A multilingual woman learns life lessons while recovering from a freak accident.
Hanne Schubert, the translator of the title, is a widow and mother of two grown children: a successful son, Tomas, and Brigitte, a prodigal daughter who has yet to return. An accomplished translator, fluent in several languages, Hanne is the product of a peripatetic upbringing and of tough love. As the book opens, Hanne is engaged in an affair with Jiro, the main character of a novel she is translating from Japanese. Her fantasies and dreams focus on Jiro, the complicated creation of the contemporary Japanese novelist Kobayashi, and not on her sometime-lover, David, professor at the fictional Colbert University. (If there was any humor in the book, it might be found in this name, but sadly, it is generic.) Her translation submitted, her expectations high, she falls down a flight of stairs. In the hospital, she becomes a medical curiosity, losing all her languages but Japanese. This prompts her to accept an invitation she initially declined to speak at a conference in Japan. At the conference, Kobayashi confronts her, precipitating a crisis. Hanne decides to seek out Moto, a famous Noh actor and Kobayashi’s inspiration for Jiro. While living with Moto and his brother Renzo, Hanne observes Moto’s prolonged mourning for his ex-wife and takes heart from his example—or so we are expected to believe.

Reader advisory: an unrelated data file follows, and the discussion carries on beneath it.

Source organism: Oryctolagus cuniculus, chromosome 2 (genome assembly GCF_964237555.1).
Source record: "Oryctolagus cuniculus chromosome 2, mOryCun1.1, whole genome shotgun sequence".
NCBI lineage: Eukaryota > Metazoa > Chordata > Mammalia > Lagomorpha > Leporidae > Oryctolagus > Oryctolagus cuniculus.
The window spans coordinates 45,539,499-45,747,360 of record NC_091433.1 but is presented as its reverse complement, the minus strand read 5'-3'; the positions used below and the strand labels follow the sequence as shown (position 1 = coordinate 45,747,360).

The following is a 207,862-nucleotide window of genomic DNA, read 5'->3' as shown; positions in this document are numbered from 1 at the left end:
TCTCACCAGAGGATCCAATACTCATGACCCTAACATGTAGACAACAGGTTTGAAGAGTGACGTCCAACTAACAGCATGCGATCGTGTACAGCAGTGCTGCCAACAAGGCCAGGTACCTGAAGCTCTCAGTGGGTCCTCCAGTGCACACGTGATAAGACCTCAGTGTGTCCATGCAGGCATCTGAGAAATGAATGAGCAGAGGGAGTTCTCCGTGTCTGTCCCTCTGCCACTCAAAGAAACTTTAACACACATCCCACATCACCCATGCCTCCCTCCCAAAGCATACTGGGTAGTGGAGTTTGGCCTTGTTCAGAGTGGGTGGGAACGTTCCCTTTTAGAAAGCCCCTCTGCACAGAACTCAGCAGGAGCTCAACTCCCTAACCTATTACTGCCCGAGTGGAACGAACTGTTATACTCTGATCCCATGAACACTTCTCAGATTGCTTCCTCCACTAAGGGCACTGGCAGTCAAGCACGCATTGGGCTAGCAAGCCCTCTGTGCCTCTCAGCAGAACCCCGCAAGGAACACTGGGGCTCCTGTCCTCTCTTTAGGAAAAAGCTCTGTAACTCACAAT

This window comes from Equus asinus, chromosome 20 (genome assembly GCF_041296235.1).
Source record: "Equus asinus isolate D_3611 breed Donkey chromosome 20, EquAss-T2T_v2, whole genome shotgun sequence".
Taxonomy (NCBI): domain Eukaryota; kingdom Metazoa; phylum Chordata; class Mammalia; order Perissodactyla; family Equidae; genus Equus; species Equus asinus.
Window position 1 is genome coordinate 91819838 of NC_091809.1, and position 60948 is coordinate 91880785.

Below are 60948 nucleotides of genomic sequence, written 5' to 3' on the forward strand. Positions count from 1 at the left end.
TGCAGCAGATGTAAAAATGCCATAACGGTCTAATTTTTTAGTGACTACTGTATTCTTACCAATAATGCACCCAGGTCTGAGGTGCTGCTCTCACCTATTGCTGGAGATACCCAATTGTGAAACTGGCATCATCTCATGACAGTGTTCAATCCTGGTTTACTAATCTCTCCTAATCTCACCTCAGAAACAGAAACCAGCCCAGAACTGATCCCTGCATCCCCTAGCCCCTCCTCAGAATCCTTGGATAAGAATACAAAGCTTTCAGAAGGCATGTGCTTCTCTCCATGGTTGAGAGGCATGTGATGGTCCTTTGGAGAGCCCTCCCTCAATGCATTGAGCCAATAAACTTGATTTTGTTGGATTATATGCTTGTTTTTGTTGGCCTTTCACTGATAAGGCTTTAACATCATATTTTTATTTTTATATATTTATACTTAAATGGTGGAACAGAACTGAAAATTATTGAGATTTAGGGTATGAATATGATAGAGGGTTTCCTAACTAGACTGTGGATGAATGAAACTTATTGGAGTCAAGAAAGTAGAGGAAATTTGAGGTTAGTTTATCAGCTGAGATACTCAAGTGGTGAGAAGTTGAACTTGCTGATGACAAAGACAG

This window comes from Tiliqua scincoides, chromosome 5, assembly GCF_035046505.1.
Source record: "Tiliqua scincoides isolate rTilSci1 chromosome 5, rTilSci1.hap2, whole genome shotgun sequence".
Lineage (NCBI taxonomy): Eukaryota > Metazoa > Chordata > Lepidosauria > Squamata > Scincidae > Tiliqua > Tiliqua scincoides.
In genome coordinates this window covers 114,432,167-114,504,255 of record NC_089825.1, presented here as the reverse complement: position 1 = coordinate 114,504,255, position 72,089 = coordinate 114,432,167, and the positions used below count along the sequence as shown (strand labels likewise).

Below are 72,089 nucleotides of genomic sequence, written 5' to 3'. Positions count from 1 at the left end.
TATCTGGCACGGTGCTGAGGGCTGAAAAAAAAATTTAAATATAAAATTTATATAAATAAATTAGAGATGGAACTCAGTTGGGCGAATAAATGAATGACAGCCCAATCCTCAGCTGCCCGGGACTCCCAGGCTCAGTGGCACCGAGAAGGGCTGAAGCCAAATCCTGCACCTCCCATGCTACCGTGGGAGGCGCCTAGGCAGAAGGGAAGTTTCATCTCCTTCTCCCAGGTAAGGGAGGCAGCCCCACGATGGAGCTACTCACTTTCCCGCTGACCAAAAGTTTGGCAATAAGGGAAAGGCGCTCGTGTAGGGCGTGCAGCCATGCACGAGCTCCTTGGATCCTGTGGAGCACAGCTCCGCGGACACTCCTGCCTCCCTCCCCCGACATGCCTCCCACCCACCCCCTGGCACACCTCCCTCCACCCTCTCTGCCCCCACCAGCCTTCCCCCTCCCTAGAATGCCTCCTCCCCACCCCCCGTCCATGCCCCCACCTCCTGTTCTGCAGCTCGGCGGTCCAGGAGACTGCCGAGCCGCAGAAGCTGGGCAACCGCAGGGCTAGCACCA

Long on plot but short on story, this is chick lit for sophisticates.